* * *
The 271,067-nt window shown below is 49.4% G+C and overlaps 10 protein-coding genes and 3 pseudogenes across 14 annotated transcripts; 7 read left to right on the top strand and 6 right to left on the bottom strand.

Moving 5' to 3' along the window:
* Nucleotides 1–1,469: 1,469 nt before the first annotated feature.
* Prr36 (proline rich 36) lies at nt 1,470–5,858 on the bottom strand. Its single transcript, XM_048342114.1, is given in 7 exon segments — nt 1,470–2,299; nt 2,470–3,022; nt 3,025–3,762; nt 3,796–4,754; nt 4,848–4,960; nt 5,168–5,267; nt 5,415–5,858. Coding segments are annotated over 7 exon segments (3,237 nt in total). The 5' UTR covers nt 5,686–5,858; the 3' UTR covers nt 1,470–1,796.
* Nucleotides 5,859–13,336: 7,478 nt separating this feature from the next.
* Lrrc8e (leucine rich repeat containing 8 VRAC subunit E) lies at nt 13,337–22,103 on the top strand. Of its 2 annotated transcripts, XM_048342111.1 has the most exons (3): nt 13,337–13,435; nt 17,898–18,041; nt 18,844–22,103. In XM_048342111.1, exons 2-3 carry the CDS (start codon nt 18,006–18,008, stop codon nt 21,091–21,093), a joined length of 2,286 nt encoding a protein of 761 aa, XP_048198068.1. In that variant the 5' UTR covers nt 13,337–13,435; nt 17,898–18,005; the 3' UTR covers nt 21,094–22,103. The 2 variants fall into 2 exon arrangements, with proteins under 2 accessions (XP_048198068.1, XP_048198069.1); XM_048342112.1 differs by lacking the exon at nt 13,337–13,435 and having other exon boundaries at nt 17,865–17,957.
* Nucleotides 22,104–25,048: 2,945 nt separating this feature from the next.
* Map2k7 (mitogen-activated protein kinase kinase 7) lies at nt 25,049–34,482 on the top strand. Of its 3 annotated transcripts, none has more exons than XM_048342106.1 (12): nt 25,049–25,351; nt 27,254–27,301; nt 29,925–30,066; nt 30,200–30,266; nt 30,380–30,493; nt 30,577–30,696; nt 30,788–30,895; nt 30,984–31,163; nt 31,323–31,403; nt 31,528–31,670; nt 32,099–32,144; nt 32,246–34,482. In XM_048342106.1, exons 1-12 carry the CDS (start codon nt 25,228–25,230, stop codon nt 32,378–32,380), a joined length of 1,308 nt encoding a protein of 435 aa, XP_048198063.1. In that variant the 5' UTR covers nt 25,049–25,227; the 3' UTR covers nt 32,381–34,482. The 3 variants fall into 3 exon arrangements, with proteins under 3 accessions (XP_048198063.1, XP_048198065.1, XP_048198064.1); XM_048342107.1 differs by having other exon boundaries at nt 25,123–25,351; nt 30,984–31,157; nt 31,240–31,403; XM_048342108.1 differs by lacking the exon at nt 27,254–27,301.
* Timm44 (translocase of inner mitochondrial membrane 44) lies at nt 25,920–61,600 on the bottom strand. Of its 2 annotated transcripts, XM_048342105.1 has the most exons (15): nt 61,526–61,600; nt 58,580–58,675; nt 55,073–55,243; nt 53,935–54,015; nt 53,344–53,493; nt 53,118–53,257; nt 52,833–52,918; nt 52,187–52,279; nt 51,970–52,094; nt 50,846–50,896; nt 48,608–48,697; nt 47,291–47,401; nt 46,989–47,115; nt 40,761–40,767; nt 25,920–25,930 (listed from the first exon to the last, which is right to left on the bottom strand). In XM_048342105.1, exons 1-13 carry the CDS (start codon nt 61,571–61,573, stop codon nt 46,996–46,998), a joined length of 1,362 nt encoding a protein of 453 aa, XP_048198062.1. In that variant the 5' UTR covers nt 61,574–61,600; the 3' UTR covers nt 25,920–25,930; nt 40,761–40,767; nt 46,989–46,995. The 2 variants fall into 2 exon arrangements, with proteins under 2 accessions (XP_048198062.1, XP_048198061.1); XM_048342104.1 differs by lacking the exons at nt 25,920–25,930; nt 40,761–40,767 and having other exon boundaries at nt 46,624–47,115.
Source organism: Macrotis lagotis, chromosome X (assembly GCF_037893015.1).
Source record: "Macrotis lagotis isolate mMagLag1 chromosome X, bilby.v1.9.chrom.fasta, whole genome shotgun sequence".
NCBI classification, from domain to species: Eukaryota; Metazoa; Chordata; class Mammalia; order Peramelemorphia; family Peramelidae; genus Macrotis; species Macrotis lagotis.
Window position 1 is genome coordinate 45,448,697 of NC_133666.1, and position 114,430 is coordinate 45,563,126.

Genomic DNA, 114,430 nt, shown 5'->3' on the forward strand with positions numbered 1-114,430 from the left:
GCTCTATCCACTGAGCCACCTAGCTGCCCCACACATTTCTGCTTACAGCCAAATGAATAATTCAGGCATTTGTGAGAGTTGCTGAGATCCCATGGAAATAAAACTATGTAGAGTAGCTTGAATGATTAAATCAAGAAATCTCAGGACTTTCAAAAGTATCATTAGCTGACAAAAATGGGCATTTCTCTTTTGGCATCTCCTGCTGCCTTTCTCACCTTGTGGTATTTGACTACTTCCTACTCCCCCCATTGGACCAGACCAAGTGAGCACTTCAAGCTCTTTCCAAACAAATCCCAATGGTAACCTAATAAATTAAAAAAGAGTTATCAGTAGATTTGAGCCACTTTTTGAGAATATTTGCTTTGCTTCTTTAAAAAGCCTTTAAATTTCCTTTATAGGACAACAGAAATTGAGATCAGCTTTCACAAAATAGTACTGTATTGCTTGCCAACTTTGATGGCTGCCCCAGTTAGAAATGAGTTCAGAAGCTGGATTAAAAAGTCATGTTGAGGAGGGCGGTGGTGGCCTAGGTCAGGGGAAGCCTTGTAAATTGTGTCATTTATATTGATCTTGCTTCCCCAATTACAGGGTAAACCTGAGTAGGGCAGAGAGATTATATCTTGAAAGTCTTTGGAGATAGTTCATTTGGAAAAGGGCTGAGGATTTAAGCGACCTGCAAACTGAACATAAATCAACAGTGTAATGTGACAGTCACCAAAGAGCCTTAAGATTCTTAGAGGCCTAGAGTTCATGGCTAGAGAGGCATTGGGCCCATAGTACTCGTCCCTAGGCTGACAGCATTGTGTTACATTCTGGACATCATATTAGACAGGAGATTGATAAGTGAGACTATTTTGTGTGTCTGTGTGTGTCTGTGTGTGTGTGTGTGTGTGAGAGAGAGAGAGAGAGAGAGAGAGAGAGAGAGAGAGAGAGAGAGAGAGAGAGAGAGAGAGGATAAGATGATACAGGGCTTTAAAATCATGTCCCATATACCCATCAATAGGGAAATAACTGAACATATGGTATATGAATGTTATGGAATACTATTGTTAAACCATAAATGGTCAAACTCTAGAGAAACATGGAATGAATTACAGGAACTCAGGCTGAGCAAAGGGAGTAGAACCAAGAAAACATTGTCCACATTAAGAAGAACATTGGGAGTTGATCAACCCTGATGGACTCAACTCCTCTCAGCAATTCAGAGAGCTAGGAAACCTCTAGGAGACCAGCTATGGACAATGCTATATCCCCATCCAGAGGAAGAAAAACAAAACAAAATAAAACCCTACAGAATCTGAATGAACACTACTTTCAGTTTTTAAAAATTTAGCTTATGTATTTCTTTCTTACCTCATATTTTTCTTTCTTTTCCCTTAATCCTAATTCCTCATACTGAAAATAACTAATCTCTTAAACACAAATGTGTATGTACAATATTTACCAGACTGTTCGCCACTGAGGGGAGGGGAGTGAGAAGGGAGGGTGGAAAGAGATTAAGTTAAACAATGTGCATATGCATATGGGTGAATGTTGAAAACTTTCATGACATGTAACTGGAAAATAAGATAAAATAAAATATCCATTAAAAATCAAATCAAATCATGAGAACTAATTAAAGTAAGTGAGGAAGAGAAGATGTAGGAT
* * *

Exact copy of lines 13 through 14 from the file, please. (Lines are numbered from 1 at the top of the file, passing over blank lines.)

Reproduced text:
Window position 1 is genome coordinate 45,448,697 of NC_133666.1, and position 114,430 is coordinate 45,563,126.

Genomic DNA, 114,430 nt, shown 5'->3' on the forward strand with positions numbered 1-114,430 from the left: